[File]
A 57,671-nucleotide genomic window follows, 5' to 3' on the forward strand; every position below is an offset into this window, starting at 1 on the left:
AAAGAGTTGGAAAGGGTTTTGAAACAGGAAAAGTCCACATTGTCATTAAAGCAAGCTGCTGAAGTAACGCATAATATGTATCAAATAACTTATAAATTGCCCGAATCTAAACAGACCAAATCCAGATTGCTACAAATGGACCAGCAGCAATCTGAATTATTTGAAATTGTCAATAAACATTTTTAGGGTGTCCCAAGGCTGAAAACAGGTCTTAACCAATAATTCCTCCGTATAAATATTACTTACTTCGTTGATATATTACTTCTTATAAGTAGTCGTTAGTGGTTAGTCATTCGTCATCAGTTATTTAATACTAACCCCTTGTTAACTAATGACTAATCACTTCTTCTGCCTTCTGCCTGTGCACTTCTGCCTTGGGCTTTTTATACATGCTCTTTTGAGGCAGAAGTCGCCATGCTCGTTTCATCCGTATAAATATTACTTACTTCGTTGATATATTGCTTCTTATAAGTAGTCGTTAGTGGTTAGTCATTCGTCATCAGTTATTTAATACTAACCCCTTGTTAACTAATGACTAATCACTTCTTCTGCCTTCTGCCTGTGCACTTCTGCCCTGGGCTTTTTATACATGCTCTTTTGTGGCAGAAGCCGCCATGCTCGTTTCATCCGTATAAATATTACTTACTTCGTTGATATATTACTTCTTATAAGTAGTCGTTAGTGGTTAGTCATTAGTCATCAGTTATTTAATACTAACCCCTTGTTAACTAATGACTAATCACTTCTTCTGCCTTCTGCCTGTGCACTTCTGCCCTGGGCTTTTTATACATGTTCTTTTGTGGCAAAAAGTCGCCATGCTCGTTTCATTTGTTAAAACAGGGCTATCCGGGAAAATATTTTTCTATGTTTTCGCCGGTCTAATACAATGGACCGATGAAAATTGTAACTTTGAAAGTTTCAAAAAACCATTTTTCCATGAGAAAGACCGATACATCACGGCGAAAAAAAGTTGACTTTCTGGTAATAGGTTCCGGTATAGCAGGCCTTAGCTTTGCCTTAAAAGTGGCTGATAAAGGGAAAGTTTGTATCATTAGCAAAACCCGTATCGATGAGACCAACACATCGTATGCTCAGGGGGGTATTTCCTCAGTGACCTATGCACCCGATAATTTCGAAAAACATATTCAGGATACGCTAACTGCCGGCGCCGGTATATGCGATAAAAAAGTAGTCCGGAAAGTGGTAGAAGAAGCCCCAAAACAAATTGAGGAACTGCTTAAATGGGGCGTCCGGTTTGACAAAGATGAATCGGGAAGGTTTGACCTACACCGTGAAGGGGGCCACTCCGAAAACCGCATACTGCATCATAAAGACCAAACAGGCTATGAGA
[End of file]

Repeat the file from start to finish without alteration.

A 57,671-nucleotide genomic window follows, 5' to 3' on the forward strand; every position below is an offset into this window, starting at 1 on the left:
AAAGAGTTGGAAAGGGTTTTGAAACAGGAAAAGTCCACATTGTCATTAAAGCAAGCTGCTGAAGTAACGCATAATATGTATCAAATAACTTATAAATTGCCCGAATCTAAACAGACCAAATCCAGATTGCTACAAATGGACCAGCAGCAATCTGAATTATTTGAAATTGTCAATAAACATTTTTAGGGTGTCCCAAGGCTGAAAACAGGTCTTAACCAATAATTCCTCCGTATAAATATTACTTACTTCGTTGATATATTACTTCTTATAAGTAGTCGTTAGTGGTTAGTCATTCGTCATCAGTTATTTAATACTAACCCCTTGTTAACTAATGACTAATCACTTCTTCTGCCTTCTGCCTGTGCACTTCTGCCTTGGGCTTTTTATACATGCTCTTTTGAGGCAGAAGTCGCCATGCTCGTTTCATCCGTATAAATATTACTTACTTCGTTGATATATTGCTTCTTATAAGTAGTCGTTAGTGGTTAGTCATTCGTCATCAGTTATTTAATACTAACCCCTTGTTAACTAATGACTAATCACTTCTTCTGCCTTCTGCCTGTGCACTTCTGCCCTGGGCTTTTTATACATGCTCTTTTGTGGCAGAAGCCGCCATGCTCGTTTCATCCGTATAAATATTACTTACTTCGTTGATATATTACTTCTTATAAGTAGTCGTTAGTGGTTAGTCATTAGTCATCAGTTATTTAATACTAACCCCTTGTTAACTAATGACTAATCACTTCTTCTGCCTTCTGCCTGTGCACTTCTGCCCTGGGCTTTTTATACATGTTCTTTTGTGGCAAAAAGTCGCCATGCTCGTTTCATTTGTTAAAACAGGGCTATCCGGGAAAATATTTTTCTATGTTTTCGCCGGTCTAATACAATGGACCGATGAAAATTGTAACTTTGAAAGTTTCAAAAAACCATTTTTCCATGAGAAAGACCGATACATCACGGCGAAAAAAAGTTGACTTTCTGGTAATAGGTTCCGGTATAGCAGGCCTTAGCTTTGCCTTAAAAGTGGCTGATAAAGGGAAAGTTTGTATCATTAGCAAAACCCGTATCGATGAGACCAACACATCGTATGCTCAGGGGGGTATTTCCTCAGTGACCTATGCACCCGATAATTTCGAAAAACATATTCAGGATACGCTAACTGCCGGCGCCGGTATATGCGATAAAAAAGTAGTCCGGAAAGTGGTAGAAGAAGCCCCAAAACAAATTGAGGAACTGCTTAAATGGGGCGTCCGGTTTGACAAAGATGAATCGGGAAGGTTTGACCTACACCGTGAAGGGGGCCACTCCGAAAACCGCATACTGCATCATAAAGACCAAACAGGCTATGAGA